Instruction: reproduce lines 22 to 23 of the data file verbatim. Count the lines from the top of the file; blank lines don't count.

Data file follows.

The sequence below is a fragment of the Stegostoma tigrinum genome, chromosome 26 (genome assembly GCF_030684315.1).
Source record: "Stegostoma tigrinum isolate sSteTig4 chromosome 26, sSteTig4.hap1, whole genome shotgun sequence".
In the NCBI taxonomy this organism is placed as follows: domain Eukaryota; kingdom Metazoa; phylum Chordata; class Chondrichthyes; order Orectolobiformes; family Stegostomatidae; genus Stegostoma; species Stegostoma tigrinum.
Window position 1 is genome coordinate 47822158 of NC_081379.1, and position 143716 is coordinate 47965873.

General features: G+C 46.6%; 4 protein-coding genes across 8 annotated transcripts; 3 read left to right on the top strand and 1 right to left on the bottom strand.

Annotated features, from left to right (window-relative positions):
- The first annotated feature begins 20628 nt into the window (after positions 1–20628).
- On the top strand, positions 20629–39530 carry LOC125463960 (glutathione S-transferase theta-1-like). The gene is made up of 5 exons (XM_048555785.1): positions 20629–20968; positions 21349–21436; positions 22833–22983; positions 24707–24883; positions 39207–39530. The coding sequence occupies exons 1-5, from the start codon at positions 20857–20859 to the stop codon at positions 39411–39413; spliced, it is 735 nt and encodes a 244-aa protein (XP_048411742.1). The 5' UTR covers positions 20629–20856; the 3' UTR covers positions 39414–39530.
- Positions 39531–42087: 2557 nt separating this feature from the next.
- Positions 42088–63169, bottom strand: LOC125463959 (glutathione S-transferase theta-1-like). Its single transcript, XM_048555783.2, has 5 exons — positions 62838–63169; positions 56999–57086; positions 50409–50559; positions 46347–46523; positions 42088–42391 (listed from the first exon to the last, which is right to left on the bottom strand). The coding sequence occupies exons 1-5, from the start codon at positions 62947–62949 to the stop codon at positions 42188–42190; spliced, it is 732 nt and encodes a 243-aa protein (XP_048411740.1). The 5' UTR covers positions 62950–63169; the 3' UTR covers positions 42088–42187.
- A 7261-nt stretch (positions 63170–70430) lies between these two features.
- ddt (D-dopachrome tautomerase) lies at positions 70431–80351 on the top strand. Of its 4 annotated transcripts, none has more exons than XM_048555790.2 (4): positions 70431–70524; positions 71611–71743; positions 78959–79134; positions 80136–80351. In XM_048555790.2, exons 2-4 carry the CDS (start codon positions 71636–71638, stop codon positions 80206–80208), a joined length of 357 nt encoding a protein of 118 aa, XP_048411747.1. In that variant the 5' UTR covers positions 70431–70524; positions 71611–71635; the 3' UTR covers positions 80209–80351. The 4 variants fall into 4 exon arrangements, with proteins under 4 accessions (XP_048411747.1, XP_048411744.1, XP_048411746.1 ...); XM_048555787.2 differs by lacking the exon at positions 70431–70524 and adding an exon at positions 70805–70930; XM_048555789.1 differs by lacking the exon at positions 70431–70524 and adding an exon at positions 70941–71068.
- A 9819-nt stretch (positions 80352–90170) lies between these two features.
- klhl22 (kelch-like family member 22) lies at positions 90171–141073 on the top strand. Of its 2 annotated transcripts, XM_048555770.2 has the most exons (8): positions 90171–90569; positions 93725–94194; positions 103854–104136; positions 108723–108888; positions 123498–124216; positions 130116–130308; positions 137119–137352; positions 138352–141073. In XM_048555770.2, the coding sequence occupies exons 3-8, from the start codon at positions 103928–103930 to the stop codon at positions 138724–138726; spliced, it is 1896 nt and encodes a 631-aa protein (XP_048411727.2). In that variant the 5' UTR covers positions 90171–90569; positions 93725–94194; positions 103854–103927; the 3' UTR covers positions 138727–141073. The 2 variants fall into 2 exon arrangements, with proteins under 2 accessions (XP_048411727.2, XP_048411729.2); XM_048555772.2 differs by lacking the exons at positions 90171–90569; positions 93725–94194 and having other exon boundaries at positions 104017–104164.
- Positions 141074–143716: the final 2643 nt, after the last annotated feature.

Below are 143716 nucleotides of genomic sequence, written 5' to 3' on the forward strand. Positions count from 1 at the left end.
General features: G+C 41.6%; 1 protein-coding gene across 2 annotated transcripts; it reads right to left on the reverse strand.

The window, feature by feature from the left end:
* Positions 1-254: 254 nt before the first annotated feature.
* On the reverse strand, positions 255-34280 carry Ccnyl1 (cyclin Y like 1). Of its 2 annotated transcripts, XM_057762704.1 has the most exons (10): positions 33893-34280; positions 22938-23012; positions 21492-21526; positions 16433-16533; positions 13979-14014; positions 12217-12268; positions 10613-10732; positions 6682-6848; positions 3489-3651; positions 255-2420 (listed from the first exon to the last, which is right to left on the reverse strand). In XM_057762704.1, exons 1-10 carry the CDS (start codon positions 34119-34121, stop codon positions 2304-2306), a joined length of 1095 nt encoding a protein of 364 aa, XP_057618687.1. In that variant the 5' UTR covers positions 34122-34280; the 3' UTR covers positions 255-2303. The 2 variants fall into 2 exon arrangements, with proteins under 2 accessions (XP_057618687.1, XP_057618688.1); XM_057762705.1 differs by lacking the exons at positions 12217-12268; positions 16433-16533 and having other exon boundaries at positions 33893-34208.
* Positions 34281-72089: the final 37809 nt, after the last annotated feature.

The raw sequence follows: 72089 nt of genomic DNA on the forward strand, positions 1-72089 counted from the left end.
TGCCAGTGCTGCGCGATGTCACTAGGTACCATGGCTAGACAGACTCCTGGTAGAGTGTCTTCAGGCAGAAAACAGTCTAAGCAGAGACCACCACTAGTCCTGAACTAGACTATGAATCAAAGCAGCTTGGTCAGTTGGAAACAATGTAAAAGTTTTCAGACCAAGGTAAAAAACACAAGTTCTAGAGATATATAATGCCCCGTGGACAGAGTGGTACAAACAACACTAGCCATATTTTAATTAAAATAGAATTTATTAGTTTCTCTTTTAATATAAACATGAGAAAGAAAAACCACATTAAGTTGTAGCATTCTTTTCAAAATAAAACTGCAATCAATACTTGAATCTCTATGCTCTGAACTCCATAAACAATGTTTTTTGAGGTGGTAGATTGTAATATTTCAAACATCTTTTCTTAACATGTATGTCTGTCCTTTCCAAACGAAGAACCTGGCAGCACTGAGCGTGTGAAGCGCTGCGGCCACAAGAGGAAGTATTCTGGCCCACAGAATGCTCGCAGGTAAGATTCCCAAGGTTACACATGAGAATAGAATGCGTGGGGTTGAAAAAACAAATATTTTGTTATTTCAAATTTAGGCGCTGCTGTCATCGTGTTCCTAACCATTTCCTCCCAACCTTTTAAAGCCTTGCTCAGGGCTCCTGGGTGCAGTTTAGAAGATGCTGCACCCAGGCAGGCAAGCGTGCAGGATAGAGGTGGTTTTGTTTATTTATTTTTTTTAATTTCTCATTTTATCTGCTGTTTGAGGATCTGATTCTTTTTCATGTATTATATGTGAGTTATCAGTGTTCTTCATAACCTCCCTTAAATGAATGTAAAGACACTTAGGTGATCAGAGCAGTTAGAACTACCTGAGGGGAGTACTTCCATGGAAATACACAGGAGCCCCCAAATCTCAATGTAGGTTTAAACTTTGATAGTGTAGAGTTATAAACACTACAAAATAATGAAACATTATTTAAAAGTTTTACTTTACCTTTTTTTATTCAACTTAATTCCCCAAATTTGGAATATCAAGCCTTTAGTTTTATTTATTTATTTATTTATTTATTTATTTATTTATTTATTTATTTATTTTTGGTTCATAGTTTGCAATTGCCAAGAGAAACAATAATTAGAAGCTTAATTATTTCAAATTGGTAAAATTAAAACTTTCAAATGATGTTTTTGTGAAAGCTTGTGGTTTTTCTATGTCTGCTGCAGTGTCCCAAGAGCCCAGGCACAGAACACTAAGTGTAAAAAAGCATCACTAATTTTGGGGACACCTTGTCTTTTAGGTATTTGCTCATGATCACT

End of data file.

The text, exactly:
The raw sequence follows: 72089 nt of genomic DNA on the forward strand, positions 1-72089 counted from the left end.
TGCCAGTGCTGCGCGATGTCACTAGGTACCATGGCTAGACAGACTCCTGGTAGAGTGTCTTCAGGCAGAAAACAGTCTAAGCAGAGACCACCACTAGTCCTGAACTAGACTATGAATCAAAGCAGCTTGGTCAGTTGGAAACAATGTAAAAGTTTTCAGACCAAGGTAAAAAACACAAGTTCTAGAGATATATAATGCCCCGTGGACAGAGTGGTACAAACAACACTAGCCATATTTTAATTAAAATAGAATTTATTAGTTTCTCTTTTAATATAAACATGAGAAAGAAAAACCACATTAAGTTGTAGCATTCTTTTCAAAATAAAACTGCAATCAATACTTGAATCTCTATGCTCTGAACTCCATAAACAATGTTTTTTGAGGTGGTAGATTGTAATATTTCAAACATCTTTTCTTAACATGTATGTCTGTCCTTTCCAAACGAAGAACCTGGCAGCACTGAGCGTGTGAAGCGCTGCGGCCACAAGAGGAAGTATTCTGGCCCACAGAATGCTCGCAGGTAAGATTCCCAAGGTTACACATGAGAATAGAATGCGTGGGGTTGAAAAAACAAATATTTTGTTATTTCAAATTTAGGCGCTGCTGTCATCGTGTTCCTAACCATTTCCTCCCAACCTTTTAAAGCCTTGCTCAGGGCTCCTGGGTGCAGTTTAGAAGATGCTGCACCCAGGCAGGCAAGCGTGCAGGATAGAGGTGGTTTTGTTTATTTATTTTTTTTAATTTCTCATTTTATCTGCTGTTTGAGGATCTGATTCTTTTTCATGTATTATATGTGAGTTATCAGTGTTCTTCATAACCTCCCTTAAATGAATGTAAAGACACTTAGGTGATCAGAGCAGTTAGAACTACCTGAGGGGAGTACTTCCATGGAAATACACAGGAGCCCCCAAATCTCAATGTAGGTTTAAACTTTGATAGTGTAGAGTTATAAACACTACAAAATAATGAAACATTATTTAAAAGTTTTACTTTACCTTTTTTTATTCAACTTAATTCCCCAAATTTGGAATATCAAGCCTTTAGTTTTATTTATTTATTTATTTATTTATTTATTTATTTATTTATTTATTTATTTTTGGTTCATAGTTTGCAATTGCCAAGAGAAACAATAATTAGAAGCTTAATTATTTCAAATTGGTAAAATTAAAACTTTCAAATGATGTTTTTGTGAAAGCTTGTGGTTTTTCTATGTCTGCTGCAGTGTCCCAAGAGCCCAGGCACAGAACACTAAGTGTAAAAAAGCATCACTAATTTTGGGGACACCTTGTCTTTTAGGTATTTGCTCATGATCACT